LONDON, U.K. - In a momentous decision for both parties, last year, Britain voted to leave the European Union in a referendum held on June 23, 2016.
Where earlier the world was shocked at Britain’s decision to conduct the referendum (although it’s not the first time that this has happened,) jaws dropped as the results were completely unexpected.
Votes were tilted towards quitting the bloc, with 52 percent to Remain’s 48 percent.
The 16-hour voting process may have seemed like a piece of cake for some, but it set the ball rolling for some massive changes across the globe.
U.K. first held a referendum to exit the European Union in 1975, but Eurosceptics were overpowered by British people wanting to stay in the Common Market.
Since then, however, the movement grew and shaped up dramatically, ensuring that the second referendum was theirs for the taking.
The 60-year-old EU, releasing that it is in for a long process of negotiations, did not waste any time in showing Britain the door - advising Britain to leave immediately, mere hours after the results were announced.
The EU unequivocally told Britain to get a move on by invoking Article 50 of the Lisbon treaty, representing formal notification of the decision to leave, and added that any delay would “unnecessarily prolong uncertainty.”
However, U.K. has, since then, had a tumultuous ride and now, 279 days after the referendum, U.K. Prime Minister, Theresa May has finally revealed her plans.
Theresa May has reportedly informed the EU Council President Donald Tusk on Monday morning that she will invoke Article 50 on March 29 - signaling the formal start of the Brexit negotiation process with EU leaders.
Article 50 of the Lisbon Treaty was signed by all members of the European Union in December 2007. It sets out the rules for the process of a member state leaving the EU.
While Brexit Secretary David Davis, International Trade Secretary Liam Fox and Foreign Secretary Boris Johnson will play a key role in negotiations with the EU - the Prime Minister will have the final say on a deal.
Meanwhile, from the EU side, European Commission's chief Brexit negotiator and Former French minister Michel Barnier will lead the talks.
Barnier has previous said that the EU would be seeking a 60 billion euro (52 billion pounds) "exit bill" from Britain.
European Commission President Jean-Claude Juncker too had previously warned, “Our British friends need to know - and they know it already - that it will not be cut-price or zero-cost.”
May’s move next week would launch the two-year countdown to Brexit during which, the EU and the U.K. will try to agree the terms of Brexit and what relations will look like once Britain leaves.
However, if no deal is reached by the end of the period, the time can be prolonged, if there is a unanimous vote of all European countries’ governments - or the U.K. will crash out of the EU and revert to World Trade Organisation rules.
During the next two years, the U.K. will remain bound by EU laws and regulations and it must also continue to honour its commitments as a member state.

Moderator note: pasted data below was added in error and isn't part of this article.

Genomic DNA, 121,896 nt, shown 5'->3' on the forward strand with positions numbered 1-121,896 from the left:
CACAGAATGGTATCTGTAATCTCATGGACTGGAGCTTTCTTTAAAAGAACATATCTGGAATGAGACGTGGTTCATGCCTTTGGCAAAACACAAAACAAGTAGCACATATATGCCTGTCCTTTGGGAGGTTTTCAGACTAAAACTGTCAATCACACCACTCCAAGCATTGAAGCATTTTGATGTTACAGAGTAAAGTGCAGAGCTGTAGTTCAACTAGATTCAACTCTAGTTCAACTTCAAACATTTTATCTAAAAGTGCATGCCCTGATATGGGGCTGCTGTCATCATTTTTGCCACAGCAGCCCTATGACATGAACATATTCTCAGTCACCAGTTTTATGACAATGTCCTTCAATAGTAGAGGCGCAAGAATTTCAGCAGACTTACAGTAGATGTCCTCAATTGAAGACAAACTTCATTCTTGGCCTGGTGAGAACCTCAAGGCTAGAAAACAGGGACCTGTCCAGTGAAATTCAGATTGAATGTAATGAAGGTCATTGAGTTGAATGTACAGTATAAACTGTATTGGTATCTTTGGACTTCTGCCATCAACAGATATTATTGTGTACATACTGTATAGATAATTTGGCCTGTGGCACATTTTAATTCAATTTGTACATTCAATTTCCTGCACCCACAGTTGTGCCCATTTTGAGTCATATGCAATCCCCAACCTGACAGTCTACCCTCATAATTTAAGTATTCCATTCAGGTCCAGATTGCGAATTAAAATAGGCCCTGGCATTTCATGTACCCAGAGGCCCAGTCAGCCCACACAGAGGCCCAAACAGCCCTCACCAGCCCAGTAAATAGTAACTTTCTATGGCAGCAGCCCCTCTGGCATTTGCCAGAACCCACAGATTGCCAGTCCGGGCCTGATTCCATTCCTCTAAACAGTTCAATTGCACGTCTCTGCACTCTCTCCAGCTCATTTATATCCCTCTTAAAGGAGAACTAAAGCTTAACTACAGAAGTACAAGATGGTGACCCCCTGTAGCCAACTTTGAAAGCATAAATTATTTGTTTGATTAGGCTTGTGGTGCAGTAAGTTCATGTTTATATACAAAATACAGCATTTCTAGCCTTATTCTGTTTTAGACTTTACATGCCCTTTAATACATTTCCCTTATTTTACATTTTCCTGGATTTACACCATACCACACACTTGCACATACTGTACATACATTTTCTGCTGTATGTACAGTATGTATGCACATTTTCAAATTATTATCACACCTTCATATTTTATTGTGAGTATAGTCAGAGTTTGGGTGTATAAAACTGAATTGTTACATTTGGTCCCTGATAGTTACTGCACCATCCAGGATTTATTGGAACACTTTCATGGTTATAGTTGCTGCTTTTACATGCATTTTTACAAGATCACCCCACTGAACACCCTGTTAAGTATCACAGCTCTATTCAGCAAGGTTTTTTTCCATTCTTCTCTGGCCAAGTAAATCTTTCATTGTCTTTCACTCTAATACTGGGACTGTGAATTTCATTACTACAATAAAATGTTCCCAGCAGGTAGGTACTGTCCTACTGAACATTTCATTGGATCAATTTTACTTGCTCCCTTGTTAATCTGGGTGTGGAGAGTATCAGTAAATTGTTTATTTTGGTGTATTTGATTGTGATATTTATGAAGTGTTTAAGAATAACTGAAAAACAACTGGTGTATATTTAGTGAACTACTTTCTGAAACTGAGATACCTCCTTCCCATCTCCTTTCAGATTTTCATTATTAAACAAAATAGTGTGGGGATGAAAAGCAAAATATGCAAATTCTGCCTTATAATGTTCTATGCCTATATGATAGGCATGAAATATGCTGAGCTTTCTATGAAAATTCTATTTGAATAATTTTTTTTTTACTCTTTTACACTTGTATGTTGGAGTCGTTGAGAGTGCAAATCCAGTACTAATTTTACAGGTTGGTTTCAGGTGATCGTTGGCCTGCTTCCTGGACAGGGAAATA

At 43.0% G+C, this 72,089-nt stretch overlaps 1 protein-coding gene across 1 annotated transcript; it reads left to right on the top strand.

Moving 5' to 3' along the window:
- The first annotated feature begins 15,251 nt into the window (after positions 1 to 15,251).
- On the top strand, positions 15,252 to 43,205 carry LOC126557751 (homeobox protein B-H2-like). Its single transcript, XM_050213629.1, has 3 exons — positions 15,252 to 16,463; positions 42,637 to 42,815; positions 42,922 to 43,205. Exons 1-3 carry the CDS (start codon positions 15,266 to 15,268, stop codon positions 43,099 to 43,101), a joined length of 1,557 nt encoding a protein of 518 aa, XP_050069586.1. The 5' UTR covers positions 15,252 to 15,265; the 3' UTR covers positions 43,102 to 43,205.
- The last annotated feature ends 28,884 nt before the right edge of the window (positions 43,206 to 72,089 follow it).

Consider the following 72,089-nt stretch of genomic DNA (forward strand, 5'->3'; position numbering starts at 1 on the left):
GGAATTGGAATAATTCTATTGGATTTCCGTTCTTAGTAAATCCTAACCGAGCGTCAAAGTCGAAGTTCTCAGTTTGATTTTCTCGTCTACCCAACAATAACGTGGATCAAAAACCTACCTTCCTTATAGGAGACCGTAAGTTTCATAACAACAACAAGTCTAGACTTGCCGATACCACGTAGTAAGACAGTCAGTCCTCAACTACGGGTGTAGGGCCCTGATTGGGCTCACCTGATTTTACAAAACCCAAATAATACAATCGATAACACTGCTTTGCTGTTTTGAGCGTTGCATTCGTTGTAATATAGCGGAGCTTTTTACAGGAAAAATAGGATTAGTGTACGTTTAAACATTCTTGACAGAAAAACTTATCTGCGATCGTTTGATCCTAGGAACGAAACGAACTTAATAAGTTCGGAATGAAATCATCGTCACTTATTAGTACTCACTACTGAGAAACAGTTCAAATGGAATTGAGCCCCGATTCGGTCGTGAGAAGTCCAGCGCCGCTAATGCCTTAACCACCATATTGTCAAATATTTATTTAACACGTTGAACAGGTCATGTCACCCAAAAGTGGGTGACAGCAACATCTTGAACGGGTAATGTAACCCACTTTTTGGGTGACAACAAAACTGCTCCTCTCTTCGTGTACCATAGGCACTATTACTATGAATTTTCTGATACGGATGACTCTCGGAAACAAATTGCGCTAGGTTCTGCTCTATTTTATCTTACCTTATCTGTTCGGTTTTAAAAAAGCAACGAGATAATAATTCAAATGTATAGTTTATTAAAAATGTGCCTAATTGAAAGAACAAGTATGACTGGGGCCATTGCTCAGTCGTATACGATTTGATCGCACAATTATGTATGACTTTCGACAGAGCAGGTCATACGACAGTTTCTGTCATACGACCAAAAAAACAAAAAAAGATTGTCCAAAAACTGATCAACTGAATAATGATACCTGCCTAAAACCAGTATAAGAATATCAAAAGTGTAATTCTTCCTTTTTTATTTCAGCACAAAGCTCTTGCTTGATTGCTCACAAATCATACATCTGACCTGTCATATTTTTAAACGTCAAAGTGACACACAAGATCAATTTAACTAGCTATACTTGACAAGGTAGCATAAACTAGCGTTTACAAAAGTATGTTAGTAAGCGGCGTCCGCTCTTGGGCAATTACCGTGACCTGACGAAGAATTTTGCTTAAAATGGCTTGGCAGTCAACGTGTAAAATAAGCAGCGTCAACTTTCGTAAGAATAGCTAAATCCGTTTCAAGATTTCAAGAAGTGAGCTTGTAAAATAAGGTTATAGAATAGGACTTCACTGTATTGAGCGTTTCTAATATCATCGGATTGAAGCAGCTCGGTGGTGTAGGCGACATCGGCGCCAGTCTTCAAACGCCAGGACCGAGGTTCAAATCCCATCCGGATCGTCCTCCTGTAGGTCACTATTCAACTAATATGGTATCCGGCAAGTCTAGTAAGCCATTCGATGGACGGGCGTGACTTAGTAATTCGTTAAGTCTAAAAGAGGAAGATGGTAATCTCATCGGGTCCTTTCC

The country will however, be excluded from affairs when the 27 other countries are discussing the withdrawal or internal EU business.
If, however, May meets her goal of completing negotiations within the two-year Article 50 period, then it will mean Britain leaves the EU on March 29, 2019.
A Downing Street spokesman said U.K. Ambassador to the EU Sir Tim Barrow had verbally informed the President's office of May's intention.
The spokesman added that Number 10 now wants negotiations to "start promptly.” And once the article is invoked, it will be up to the EU to come back, with an early response expected within 48 hours.
The Downing Street spokesman said, “Earlier on this morning the U.K.’s permanent representative in the EU informed the office of Donald Tusk, that it’s the U.K.’s intention to trigger Article 50 on March 29."
On Wednesday, March 29, the Prime Minister will deliver her letter triggering Article 50 to President Tusk and will also deliver a statement to the House of Commons to announce the move.
May spokesman further added, “After we trigger the 27 will agree their guidelines for negotiations and the Commission will deliver their negotiating mandate. President Tusk has said he expected there to be an initial response within 48 hours. We want negotiations to start promptly but it’s obviously right that the 27 have an opportunity to agree their position."
May so far has said that she believes that "no deal is better than a bad deal.”
Further, Brexit Secretary David Davis has said, "Last June, the people of the U.K. made the historic decision to leave the EU. Next Wednesday, the Government will deliver on that decision and formally start the process by triggering Article 50. We are on the threshold of the most important negotiation for this country for a generation. The Government is clear in its aims: a deal that works for every nation and region of the U.K. and indeed for all of Europe – a new, positive partnership between the U.K. and our friends and allies in the European Union."
Amongst the main terms that would be discussed are access to the EU single market and trade deals for goods and services between Britain and the remaining member states.
In addition, free movement and the rights of EU nationals already in the U.K. and the same assurances for Britons living abroad will also be discussed.